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In the introduction, author Thomas A.P. van Leeuwen, Professor of Architectural History and Criticism at the University of Leyden in the Netherlands, begins: "The Springboard in the Pond is a reflective history of the origin and the evolution of the private swimming pool as a building type."

Charles Sprawson's 1992 Haunts of the Black Masseur wonderfully dove into the depths of the history of the culture of swimming primarily through literature. Springboard takes the subject and examines the social, religious, artistic, sexual, psychological, technical and, most importantly, architectural aspects of swimming in a pool and thereby exploring man's relationship to the very water itself.

Frogs, swans and penguins are used metaphorically to illustrate man's three basic attitudes toward water: the hydrophilic, the hydro-opportunistic and the hydrophobic. Hydrophilic/ Frogs: those who would rather be in the water. Hydro-opportunistic/ Swans: those who prefer to be dry but get wet when necessary. Finally, Hydrophobic/ Penguins: those who do all they can to avoid water yet when feeling obligated due to a social, moral or medical situation find themselves 'forced' to take to the waters.

Philosophy aside, the actual history narrative of the book is well researched and masterfully weaves together the 'facts' and 'feelings.' The origins of the first public floating bathing pools leading to actual swimming floating pools initially on rivers in central Europe is an interesting look as to necessity leading to pleasure.*

The chapter on swimming pools and Hollywood is filled with anecdotal stories relating to the film industry and movies stars themselves is presented in such a manner you might think the author had a private tour of town with Burt Lancaster's character from the movie 'The Swimmer' originally written by John Cheever.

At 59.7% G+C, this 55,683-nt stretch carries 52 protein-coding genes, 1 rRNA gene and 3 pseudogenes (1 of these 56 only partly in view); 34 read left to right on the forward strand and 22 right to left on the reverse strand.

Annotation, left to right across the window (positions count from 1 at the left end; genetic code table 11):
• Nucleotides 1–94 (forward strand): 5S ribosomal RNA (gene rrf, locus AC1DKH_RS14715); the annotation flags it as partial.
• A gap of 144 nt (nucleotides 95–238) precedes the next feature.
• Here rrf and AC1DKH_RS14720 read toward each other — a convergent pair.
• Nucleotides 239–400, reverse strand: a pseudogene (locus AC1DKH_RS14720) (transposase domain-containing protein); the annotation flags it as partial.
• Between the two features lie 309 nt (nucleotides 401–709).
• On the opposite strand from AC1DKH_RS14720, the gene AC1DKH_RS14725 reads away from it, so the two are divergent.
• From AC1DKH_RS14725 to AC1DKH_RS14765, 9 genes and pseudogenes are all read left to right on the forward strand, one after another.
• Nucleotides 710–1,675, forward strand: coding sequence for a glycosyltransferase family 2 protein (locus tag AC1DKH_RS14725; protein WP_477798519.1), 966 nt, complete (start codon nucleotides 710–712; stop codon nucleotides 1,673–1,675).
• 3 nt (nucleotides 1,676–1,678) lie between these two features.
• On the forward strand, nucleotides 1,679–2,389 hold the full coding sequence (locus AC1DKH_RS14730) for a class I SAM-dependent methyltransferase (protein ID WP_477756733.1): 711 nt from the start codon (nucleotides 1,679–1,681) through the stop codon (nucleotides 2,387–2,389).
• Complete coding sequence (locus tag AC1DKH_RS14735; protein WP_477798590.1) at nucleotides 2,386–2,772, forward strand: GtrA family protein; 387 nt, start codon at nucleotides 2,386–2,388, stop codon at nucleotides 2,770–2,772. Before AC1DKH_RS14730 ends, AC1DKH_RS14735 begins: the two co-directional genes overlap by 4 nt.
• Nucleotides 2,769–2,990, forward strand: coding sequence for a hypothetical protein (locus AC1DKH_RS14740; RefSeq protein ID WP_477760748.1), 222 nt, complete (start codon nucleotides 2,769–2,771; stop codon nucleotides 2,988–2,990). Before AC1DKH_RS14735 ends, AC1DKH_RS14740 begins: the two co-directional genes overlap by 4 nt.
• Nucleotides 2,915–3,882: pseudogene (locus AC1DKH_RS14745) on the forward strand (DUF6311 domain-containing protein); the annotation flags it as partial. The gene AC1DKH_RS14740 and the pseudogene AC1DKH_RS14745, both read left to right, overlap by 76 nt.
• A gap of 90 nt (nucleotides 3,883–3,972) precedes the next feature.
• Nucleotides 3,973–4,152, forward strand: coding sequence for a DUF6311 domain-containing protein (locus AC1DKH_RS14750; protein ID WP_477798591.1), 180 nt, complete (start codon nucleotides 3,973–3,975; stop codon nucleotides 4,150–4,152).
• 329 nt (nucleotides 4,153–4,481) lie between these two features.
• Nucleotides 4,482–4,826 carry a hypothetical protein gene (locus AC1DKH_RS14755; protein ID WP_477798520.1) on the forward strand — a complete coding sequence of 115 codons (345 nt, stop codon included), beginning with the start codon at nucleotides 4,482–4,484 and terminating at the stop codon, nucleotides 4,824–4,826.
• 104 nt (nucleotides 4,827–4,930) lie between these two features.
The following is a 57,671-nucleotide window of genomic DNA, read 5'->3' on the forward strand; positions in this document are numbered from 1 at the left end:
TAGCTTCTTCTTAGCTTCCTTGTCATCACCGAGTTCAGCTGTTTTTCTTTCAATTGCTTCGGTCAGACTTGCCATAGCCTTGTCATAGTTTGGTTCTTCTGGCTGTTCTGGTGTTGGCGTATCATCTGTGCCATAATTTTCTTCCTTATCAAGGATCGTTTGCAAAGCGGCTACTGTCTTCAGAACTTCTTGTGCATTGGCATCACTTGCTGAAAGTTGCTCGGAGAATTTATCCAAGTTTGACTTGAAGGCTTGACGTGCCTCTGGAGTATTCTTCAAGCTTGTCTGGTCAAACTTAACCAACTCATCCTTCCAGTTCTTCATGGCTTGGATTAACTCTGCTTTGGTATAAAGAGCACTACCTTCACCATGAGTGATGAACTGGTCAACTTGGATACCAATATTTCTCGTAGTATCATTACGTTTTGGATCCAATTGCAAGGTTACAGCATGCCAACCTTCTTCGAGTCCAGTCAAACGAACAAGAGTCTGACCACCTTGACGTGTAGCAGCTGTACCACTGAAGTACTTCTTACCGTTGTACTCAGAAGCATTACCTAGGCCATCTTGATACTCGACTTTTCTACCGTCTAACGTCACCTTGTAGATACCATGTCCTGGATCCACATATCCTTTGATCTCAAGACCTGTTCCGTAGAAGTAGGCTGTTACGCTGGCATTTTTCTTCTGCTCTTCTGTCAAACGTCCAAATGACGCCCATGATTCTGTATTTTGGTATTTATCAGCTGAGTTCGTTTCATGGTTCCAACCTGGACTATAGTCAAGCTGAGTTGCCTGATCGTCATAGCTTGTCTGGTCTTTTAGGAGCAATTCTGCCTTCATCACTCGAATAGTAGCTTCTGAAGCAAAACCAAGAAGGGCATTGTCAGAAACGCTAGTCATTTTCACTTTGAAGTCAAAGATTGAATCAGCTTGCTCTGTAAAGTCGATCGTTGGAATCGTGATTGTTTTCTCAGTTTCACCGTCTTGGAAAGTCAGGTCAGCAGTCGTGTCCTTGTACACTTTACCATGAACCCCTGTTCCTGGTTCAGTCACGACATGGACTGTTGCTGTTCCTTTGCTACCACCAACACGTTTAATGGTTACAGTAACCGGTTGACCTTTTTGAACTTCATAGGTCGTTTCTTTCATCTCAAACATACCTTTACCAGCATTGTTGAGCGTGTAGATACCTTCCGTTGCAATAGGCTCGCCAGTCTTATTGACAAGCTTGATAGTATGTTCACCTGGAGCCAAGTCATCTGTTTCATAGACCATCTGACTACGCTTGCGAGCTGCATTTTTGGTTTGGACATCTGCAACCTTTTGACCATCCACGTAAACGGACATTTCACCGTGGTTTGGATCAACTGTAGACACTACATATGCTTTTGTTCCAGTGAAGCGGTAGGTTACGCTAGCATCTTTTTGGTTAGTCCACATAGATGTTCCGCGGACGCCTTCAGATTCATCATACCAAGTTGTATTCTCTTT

From grandiose private estates such as the Roman- and Greek-inspired pools at the Hearst Castle** on the California coast; to the boom of the backyard pool in suburbia America; to pools that are built with specific purposes such as lap pools, diving pools, rehabilitation pools, reflective pools, wading pools and a photo of perhaps the world's first wave pool (Dresden pre 1912), Springboard delivers on informing the reader while allowing the 'experience' of what is presented to really sink in.

Springboard is richly illustrated with approximately 200 black & white photographs, prints, paintings and even vintage plans for pools. An insert of more than 25 color images is almost superfluous but also welcome as some are color photos of the black & white ones introduced within each chapter.

If one were to be teaching a college level course on the history of swimming, Springboard should be required…along with sunglasses, sunscreen and a deckchair.

* Check out the Neptune Foundations Web site www.floatingpool.org for more information on the history and current state of floating pools in America.

** The William Randolph Hearst Estate is in San Simeon mid way between Los Angeles and San Francisco on California's coastline. There are a number of different tours of the castle estate, but they all begin at the extravagant outdoor Neptune Pool and end at the more than opulent indoor Roman pool. This would be an incredible extra credit 'field trip' for the aforementioned college course.